His brother, President John Kennedy, was killed less than five years before. The Rev. Martin Luther King Jr. was assassinated two months and two days earlier on April 4,1968. By June 1968, violence from the inner cities to Vietnam was tearing the country apart, and had robbed the nation of three of its most inspiring leaders.
Robert Kennedy, only 42 years old, was killed celebrating his greatest triumph, winning the California primary as he fought for the Democratic nomination for the presidency.
It's hard to think that Bobby Kennedy would be 82 years old today.
I often wonder how things would be different if he had become president. The issues he faced are amazingly like the issues we face now. War, racism, and economic distress. We've added GLBT issues, terrorism, the energy crisis and global warming.
Would RFK have taken our country in a different diplomatic directon? Would we have been less imperialistic, less greedy, less hypocrytical in foriegn affairs and trade? Would we have been better global neighbors? Would he have been more cognizant of protecting Earth's climate and resources. Would we be less hated in the world? Could he have made a difference that would have prevented the AIDS epidemic? Would we be a different America, a better America?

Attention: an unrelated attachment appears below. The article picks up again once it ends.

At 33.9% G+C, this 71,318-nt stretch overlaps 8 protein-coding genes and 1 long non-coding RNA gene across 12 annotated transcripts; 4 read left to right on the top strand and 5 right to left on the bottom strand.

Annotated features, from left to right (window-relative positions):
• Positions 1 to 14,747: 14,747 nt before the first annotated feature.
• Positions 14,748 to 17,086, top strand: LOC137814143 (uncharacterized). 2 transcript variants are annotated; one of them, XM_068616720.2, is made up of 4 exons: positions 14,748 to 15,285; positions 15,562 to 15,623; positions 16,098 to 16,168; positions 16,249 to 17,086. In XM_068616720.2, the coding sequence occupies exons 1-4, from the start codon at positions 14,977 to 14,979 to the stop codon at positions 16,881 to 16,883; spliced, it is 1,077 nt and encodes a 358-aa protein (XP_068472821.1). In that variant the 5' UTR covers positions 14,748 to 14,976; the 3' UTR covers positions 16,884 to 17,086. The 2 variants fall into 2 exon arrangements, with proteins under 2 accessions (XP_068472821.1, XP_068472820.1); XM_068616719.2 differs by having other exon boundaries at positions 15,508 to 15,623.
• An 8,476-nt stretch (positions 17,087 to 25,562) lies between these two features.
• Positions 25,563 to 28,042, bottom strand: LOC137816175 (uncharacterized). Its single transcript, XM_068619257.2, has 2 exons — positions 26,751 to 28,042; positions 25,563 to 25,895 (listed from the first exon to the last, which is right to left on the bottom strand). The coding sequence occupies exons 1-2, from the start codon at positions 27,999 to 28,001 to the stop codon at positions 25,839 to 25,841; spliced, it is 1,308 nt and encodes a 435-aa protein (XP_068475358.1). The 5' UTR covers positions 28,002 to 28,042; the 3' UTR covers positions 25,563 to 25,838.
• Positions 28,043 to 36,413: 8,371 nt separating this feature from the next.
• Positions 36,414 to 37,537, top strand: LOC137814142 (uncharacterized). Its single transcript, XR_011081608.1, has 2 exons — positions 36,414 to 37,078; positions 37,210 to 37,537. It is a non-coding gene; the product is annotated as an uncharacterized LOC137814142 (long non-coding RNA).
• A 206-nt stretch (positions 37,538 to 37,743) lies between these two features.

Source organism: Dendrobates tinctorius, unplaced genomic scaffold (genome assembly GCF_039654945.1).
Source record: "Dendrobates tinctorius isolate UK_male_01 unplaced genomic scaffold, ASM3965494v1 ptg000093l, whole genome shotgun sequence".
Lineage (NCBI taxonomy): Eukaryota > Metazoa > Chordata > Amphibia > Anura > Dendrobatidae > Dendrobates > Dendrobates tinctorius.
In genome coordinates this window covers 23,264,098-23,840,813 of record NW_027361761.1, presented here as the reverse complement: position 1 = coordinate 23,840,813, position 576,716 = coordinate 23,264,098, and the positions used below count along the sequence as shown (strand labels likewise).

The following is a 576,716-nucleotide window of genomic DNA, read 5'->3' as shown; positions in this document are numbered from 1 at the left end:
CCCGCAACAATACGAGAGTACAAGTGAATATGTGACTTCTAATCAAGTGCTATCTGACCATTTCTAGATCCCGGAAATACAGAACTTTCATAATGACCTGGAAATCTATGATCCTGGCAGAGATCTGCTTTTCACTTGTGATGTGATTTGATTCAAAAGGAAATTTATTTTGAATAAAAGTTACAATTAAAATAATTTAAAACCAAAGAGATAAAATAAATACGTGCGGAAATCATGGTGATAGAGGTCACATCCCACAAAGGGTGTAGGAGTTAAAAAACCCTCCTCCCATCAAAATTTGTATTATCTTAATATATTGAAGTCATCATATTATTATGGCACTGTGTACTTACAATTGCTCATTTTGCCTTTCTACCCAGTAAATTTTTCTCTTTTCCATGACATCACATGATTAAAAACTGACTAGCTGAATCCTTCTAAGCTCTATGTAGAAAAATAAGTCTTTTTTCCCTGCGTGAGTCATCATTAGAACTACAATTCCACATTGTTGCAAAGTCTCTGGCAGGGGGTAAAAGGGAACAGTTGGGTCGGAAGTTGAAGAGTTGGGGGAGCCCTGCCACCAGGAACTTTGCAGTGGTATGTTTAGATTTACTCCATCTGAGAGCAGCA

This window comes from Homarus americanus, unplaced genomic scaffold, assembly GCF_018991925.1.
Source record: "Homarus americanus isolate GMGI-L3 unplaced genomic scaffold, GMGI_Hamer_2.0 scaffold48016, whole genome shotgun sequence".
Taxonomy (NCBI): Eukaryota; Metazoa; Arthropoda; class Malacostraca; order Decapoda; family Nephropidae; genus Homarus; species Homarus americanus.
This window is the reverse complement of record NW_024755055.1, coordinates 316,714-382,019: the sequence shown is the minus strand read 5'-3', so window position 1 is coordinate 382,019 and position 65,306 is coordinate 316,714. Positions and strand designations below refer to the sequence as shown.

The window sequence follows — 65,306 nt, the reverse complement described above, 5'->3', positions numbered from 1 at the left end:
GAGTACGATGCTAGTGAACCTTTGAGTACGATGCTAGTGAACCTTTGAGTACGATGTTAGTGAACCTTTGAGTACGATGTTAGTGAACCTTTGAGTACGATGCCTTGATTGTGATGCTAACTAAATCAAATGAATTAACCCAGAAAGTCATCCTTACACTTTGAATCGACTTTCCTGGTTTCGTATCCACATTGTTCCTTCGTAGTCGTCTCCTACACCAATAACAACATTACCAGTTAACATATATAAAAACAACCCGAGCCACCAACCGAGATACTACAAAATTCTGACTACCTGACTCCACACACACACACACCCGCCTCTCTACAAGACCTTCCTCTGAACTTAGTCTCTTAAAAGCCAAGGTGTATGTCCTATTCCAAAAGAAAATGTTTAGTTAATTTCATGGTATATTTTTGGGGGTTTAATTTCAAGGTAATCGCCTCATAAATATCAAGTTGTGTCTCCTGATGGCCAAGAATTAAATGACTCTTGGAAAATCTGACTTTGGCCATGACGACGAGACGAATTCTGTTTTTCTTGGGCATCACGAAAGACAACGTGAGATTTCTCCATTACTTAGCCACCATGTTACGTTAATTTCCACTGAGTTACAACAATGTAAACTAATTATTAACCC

Please take a few minutes to listen to Ted Kennedy eulogize his brother. Note how his words still apply to our current world.
Ted's wavering voice is still emotional for me.
From the eulogy:
"Few will have the greatness to bend history; but each of us can work to change a small portion of events, and in the total of all those acts will be written the history of this generation ... It is from numberless diverse acts of courage and belief that human history is thus shaped. Each time a man stands up for an ideal, or acts to improve the lot of others, or strikes out against injustice, he sends forth a tiny ripple of hope, and crossing each other from a million different centers of energy and daring, those ripples build a current which can sweep down the mightiest walls of oppression and resistance."
"Few men are willing to brave the disapproval of their fellows, the censure of their colleagues, the wrath of society. Moral courage is a rarer commodity than bravery in battle or great intelligence. Yet it is the one essential, vital, quality for those who seek to change a world which yields most painfully to change."
"There are those who look at things the way they are, and ask why... I dream of things that never were and ask why not."
"At the University of Natal in Durban, I was told the church to which most of the white population belongs teaches apartheid as a moral necessity. A questioner declared that few churches allow black Africans to pray with the white because the Bible says that is the way it should be, because God created Negroes to serve. "But suppose God is black", I replied. "What if we go to Heaven and we, all our lives, have treated the Negro as an inferior, and God is there, and we look up and He is not white? What then is our response?" There was no answer. Only silence." South Africa, June 1966
"The sharpest criticism often goes hand in hand with the deepest idealism and love of country."
"Fear not the path of truth for the lack of people walking on it."
From his last speech, June 6, 1968